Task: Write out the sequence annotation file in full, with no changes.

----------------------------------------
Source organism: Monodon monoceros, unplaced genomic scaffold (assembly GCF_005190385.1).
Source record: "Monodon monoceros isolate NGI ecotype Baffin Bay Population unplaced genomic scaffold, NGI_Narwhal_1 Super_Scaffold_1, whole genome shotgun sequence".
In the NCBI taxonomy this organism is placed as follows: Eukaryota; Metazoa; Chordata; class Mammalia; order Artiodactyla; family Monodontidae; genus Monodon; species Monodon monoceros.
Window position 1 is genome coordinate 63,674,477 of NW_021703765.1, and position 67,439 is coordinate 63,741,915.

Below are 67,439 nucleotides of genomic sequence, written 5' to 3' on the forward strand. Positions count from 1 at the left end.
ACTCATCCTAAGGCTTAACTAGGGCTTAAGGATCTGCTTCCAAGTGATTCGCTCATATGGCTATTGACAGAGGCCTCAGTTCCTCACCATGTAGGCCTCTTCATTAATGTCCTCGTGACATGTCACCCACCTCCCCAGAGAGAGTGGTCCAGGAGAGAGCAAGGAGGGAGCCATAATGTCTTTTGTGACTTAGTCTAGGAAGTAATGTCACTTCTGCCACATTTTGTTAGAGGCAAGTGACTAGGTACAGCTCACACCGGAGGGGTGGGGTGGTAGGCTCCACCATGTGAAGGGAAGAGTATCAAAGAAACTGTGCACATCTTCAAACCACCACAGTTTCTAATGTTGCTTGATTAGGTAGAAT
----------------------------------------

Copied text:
Source organism: Monodon monoceros, unplaced genomic scaffold (assembly GCF_005190385.1).
Source record: "Monodon monoceros isolate NGI ecotype Baffin Bay Population unplaced genomic scaffold, NGI_Narwhal_1 Super_Scaffold_1, whole genome shotgun sequence".
In the NCBI taxonomy this organism is placed as follows: Eukaryota; Metazoa; Chordata; class Mammalia; order Artiodactyla; family Monodontidae; genus Monodon; species Monodon monoceros.
Window position 1 is genome coordinate 63,674,477 of NW_021703765.1, and position 67,439 is coordinate 63,741,915.

Below are 67,439 nucleotides of genomic sequence, written 5' to 3' on the forward strand. Positions count from 1 at the left end.
ACTCATCCTAAGGCTTAACTAGGGCTTAAGGATCTGCTTCCAAGTGATTCGCTCATATGGCTATTGACAGAGGCCTCAGTTCCTCACCATGTAGGCCTCTTCATTAATGTCCTCGTGACATGTCACCCACCTCCCCAGAGAGAGTGGTCCAGGAGAGAGCAAGGAGGGAGCCATAATGTCTTTTGTGACTTAGTCTAGGAAGTAATGTCACTTCTGCCACATTTTGTTAGAGGCAAGTGACTAGGTACAGCTCACACCGGAGGGGTGGGGTGGTAGGCTCCACCATGTGAAGGGAAGAGTATCAAAGAAACTGTGCACATCTTCAAACCACCACAGTTTCTAATGTTGCTTGATTAGGTAGAAT